First interactions & the steps that follow: What is a good applicant to hire ratio?
The studies show that 51% of job seekers receive an offer after three interviews. So, recruiters should get their hands on the resumes ASAP and get to scheduling interviews instantly. That way, the whole process will be more smooth, quick, painless, and grant an awesome candidate experience.
So, you’d like to know what a good ratio is. In this case, it’s likely 3:1 or (but it could be better, too). Here’s the stat to rely on: a study shows that, when considering all industries across the world, the standard applicants to hire ratio is 25:1. That means that for every 100 interviews, four people get hired. If your company’s applicants per hire ratio is drastically higher or lower than the average, take a few steps back and start tracking this vital recruitment metric!
And finally, this precise metric is helpful because it also shows the average amount of time spent on interviews. It also reveals how much time senior team members spend on tech screenings and how long do hiring managers need to make a hire.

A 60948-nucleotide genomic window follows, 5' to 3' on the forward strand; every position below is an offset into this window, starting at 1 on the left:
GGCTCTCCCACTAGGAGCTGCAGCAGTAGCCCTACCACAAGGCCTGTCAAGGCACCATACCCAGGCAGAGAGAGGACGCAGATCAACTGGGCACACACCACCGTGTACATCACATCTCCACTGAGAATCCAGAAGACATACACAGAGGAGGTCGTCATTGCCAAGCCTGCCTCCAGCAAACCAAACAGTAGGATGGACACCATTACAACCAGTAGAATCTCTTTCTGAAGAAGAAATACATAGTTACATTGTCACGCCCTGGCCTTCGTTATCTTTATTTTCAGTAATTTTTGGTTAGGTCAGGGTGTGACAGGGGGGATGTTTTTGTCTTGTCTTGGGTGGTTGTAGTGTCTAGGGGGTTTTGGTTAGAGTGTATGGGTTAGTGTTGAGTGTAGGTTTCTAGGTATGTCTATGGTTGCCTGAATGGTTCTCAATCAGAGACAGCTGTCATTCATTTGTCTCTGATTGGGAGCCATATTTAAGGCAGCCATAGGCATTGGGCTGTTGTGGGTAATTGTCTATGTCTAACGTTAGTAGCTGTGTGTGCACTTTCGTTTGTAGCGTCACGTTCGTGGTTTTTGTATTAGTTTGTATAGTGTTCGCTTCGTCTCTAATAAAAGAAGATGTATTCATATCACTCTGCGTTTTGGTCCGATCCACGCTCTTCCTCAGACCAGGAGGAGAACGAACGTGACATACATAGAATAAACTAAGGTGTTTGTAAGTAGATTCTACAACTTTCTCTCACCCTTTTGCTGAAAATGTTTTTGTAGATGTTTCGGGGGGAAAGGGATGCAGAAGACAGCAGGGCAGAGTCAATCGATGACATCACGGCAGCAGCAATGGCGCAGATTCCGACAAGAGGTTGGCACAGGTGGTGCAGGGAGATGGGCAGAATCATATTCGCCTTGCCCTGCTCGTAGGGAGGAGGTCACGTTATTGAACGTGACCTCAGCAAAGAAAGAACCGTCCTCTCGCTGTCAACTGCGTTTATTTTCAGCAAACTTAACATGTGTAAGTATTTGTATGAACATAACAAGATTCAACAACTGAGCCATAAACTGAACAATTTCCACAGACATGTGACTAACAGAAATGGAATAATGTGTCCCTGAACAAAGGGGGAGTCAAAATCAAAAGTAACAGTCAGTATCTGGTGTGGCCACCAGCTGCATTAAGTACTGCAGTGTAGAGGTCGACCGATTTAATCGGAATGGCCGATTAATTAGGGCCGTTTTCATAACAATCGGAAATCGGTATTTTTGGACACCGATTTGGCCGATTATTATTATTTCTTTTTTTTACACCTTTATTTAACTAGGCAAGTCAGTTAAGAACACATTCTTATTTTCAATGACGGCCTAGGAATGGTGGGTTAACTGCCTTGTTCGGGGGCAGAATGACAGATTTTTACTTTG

Problems of Low Applicants per Hire
Not getting enough candidates automatically means you have a smaller talent pool to choose from. And that will probably result in a worse hire quality. Sure, quality does not equal quantity. Of course, in some rare cases, you can find the right fit after only interviewing a couple of people. But unfortunately, having fewer options usually means you will have to settle for the second-best and not hire according to your candidate persona. An even bigger problem arises if you have a high dropoff rate. That means an increased number of people drop out of your hiring process at some stage, leaving you with even fewer people to pick from. Some might even reach the final round and then just turn down the job offer, leaving you baffled and questioning the whole process.
So, here’s when the truly beneficial influence of recruitment metrics kicks in. By tracking applicants per hire over a longer period, you will be ready for any surprises that come your way. You will know in advance how many candidates, on average, you will need to screen and interview to hire the right person, even after many have backed down.